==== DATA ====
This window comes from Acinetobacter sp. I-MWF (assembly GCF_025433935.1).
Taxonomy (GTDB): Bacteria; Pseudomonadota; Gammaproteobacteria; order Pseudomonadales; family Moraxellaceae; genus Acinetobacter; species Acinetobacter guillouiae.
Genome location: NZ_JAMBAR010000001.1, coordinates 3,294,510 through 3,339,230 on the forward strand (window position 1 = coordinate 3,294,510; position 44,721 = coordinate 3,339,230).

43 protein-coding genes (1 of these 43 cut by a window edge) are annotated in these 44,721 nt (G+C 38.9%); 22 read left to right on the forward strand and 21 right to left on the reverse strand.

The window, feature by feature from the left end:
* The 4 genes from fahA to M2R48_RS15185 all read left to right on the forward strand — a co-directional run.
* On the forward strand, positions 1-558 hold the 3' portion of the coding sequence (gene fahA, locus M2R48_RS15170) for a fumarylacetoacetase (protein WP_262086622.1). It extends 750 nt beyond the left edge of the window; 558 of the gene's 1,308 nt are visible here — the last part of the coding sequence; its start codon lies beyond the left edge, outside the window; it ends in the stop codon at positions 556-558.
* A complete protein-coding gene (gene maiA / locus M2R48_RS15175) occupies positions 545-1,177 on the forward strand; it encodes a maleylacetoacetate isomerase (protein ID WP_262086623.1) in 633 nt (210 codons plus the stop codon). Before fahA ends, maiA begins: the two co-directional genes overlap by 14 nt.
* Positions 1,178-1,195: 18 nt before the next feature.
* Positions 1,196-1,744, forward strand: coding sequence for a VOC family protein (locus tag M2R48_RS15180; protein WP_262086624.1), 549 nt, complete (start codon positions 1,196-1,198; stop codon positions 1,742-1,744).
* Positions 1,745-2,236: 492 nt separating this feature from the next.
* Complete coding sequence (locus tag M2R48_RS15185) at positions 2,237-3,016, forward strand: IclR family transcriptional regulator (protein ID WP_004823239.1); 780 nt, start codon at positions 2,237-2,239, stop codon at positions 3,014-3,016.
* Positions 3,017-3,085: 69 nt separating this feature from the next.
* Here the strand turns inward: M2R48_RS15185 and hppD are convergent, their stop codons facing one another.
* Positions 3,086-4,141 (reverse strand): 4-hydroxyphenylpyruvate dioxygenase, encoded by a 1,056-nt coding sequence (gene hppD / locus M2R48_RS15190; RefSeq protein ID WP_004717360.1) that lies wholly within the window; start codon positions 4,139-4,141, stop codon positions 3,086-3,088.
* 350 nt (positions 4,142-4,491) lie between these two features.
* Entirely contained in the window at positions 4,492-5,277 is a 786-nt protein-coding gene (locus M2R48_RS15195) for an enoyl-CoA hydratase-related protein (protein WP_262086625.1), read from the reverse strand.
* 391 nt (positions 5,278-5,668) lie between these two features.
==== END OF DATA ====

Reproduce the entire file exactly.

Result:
This window comes from Acinetobacter sp. I-MWF (assembly GCF_025433935.1).
Taxonomy (GTDB): Bacteria; Pseudomonadota; Gammaproteobacteria; order Pseudomonadales; family Moraxellaceae; genus Acinetobacter; species Acinetobacter guillouiae.
Genome location: NZ_JAMBAR010000001.1, coordinates 3,294,510 through 3,339,230 on the forward strand (window position 1 = coordinate 3,294,510; position 44,721 = coordinate 3,339,230).

43 protein-coding genes (1 of these 43 cut by a window edge) are annotated in these 44,721 nt (G+C 38.9%); 22 read left to right on the forward strand and 21 right to left on the reverse strand.

The window, feature by feature from the left end:
* The 4 genes from fahA to M2R48_RS15185 all read left to right on the forward strand — a co-directional run.
* On the forward strand, positions 1-558 hold the 3' portion of the coding sequence (gene fahA, locus M2R48_RS15170) for a fumarylacetoacetase (protein WP_262086622.1). It extends 750 nt beyond the left edge of the window; 558 of the gene's 1,308 nt are visible here — the last part of the coding sequence; its start codon lies beyond the left edge, outside the window; it ends in the stop codon at positions 556-558.
* A complete protein-coding gene (gene maiA / locus M2R48_RS15175) occupies positions 545-1,177 on the forward strand; it encodes a maleylacetoacetate isomerase (protein ID WP_262086623.1) in 633 nt (210 codons plus the stop codon). Before fahA ends, maiA begins: the two co-directional genes overlap by 14 nt.
* Positions 1,178-1,195: 18 nt before the next feature.
* Positions 1,196-1,744, forward strand: coding sequence for a VOC family protein (locus tag M2R48_RS15180; protein WP_262086624.1), 549 nt, complete (start codon positions 1,196-1,198; stop codon positions 1,742-1,744).
* Positions 1,745-2,236: 492 nt separating this feature from the next.
* Complete coding sequence (locus tag M2R48_RS15185) at positions 2,237-3,016, forward strand: IclR family transcriptional regulator (protein ID WP_004823239.1); 780 nt, start codon at positions 2,237-2,239, stop codon at positions 3,014-3,016.
* Positions 3,017-3,085: 69 nt separating this feature from the next.
* Here the strand turns inward: M2R48_RS15185 and hppD are convergent, their stop codons facing one another.
* Positions 3,086-4,141 (reverse strand): 4-hydroxyphenylpyruvate dioxygenase, encoded by a 1,056-nt coding sequence (gene hppD / locus M2R48_RS15190; RefSeq protein ID WP_004717360.1) that lies wholly within the window; start codon positions 4,139-4,141, stop codon positions 3,086-3,088.
* 350 nt (positions 4,142-4,491) lie between these two features.
* Entirely contained in the window at positions 4,492-5,277 is a 786-nt protein-coding gene (locus M2R48_RS15195) for an enoyl-CoA hydratase-related protein (protein WP_262086625.1), read from the reverse strand.
* 391 nt (positions 5,278-5,668) lie between these two features.